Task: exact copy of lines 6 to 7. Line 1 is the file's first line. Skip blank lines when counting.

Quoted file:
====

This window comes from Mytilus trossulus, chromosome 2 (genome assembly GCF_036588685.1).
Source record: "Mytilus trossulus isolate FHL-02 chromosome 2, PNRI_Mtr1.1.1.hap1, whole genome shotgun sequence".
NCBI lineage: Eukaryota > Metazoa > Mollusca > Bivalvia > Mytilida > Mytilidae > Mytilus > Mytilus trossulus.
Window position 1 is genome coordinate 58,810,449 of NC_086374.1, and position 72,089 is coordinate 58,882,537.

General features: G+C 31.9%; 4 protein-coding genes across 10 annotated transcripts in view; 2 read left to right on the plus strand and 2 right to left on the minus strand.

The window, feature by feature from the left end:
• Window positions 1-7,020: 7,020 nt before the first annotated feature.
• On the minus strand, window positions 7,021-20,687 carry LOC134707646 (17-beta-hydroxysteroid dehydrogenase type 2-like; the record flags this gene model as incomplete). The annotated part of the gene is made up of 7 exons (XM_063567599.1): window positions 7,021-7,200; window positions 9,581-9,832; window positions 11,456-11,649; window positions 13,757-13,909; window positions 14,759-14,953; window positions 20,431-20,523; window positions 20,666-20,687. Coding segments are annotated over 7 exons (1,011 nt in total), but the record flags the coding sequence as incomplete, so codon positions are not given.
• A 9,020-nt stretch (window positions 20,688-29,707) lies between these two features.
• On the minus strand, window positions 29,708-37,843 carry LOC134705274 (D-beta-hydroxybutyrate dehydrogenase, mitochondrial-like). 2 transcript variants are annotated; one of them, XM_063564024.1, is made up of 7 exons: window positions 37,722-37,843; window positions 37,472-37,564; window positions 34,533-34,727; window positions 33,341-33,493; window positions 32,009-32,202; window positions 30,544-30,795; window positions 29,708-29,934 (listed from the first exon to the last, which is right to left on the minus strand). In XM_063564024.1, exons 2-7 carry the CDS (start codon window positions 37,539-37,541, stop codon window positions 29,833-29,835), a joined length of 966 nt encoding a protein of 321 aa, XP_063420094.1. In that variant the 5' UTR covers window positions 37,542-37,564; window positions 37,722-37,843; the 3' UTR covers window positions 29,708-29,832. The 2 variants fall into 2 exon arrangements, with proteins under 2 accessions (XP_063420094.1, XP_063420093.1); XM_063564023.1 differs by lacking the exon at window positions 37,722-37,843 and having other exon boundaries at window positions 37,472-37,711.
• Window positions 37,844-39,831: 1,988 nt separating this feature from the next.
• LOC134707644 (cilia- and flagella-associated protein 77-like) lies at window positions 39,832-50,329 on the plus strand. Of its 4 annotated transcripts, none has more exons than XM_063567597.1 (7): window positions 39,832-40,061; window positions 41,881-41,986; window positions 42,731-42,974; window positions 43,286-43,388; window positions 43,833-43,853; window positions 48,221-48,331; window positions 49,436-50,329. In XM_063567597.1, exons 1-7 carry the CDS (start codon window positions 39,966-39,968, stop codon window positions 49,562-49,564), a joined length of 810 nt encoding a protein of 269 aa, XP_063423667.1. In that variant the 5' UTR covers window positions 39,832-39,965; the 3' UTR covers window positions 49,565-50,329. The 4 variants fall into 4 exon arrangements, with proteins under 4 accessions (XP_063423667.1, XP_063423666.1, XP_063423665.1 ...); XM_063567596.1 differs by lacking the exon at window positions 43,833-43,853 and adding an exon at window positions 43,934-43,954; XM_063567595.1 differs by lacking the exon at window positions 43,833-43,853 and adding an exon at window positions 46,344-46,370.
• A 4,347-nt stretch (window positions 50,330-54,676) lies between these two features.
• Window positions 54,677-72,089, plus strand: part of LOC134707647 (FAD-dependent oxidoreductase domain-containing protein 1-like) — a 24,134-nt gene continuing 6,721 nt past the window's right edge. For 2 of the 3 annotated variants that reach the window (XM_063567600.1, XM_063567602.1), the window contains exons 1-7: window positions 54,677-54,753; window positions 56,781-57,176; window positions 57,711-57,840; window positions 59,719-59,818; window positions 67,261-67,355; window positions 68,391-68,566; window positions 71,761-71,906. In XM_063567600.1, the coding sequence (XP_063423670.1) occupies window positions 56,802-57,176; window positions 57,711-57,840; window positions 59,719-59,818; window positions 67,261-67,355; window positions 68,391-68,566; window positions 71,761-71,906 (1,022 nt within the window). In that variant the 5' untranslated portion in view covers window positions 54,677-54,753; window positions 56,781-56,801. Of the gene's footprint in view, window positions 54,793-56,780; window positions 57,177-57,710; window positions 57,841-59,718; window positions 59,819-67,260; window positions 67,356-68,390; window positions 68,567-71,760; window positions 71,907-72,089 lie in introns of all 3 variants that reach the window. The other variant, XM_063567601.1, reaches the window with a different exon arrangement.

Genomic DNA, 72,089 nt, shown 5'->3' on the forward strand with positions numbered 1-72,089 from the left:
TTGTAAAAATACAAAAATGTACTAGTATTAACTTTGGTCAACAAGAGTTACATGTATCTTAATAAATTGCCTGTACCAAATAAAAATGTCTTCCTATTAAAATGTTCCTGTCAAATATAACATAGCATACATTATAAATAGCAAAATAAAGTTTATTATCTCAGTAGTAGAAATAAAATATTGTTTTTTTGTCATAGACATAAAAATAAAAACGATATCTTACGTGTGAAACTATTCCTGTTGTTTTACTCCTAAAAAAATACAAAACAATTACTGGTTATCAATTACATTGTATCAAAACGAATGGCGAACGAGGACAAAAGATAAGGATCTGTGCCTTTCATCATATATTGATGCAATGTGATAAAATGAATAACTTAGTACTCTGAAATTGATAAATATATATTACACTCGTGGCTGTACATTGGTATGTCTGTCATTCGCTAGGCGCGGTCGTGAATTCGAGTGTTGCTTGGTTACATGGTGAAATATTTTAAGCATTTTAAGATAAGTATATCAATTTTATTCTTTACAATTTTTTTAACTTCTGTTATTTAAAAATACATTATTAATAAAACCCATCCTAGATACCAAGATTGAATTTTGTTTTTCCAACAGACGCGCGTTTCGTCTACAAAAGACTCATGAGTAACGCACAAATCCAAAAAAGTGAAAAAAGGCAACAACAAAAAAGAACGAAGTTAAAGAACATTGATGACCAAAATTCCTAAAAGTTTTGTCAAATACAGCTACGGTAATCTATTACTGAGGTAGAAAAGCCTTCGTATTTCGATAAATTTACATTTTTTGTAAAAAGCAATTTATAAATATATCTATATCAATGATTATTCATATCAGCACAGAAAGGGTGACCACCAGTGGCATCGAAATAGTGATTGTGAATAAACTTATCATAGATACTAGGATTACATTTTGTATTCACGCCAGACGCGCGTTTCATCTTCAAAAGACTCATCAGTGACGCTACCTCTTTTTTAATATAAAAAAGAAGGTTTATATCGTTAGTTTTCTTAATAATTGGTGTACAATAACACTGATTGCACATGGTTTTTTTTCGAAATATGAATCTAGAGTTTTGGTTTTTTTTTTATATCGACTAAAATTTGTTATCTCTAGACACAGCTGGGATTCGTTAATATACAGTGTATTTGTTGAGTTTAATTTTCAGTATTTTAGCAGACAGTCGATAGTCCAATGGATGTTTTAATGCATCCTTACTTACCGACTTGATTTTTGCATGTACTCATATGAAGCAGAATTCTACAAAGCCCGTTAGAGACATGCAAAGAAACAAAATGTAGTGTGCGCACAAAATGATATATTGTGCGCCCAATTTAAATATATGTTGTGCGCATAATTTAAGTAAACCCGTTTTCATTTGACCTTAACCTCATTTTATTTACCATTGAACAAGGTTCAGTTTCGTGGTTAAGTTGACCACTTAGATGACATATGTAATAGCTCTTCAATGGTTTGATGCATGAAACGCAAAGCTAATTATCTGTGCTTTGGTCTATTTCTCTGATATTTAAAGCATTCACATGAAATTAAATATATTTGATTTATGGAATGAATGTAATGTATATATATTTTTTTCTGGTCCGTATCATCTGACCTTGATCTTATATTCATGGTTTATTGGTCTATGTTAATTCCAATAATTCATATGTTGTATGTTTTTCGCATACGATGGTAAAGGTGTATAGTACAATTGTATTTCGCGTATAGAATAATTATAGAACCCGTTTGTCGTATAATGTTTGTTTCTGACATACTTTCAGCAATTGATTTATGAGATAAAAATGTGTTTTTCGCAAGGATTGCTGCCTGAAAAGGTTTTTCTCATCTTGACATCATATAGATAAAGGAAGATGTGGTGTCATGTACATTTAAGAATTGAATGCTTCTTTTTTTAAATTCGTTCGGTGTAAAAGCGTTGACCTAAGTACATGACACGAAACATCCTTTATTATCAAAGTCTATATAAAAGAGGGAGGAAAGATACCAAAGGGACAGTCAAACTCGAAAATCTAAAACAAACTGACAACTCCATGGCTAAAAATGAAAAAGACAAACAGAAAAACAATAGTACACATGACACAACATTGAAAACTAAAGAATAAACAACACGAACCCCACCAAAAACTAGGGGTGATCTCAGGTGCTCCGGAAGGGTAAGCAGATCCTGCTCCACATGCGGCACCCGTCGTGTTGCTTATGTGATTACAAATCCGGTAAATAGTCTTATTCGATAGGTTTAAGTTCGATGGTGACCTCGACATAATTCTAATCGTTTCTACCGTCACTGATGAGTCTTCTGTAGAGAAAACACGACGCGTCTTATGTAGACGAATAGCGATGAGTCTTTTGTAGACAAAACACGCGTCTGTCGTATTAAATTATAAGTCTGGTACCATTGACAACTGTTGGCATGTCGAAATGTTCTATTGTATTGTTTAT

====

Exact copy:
The window, feature by feature from the left end:
• Window positions 1-7,020: 7,020 nt before the first annotated feature.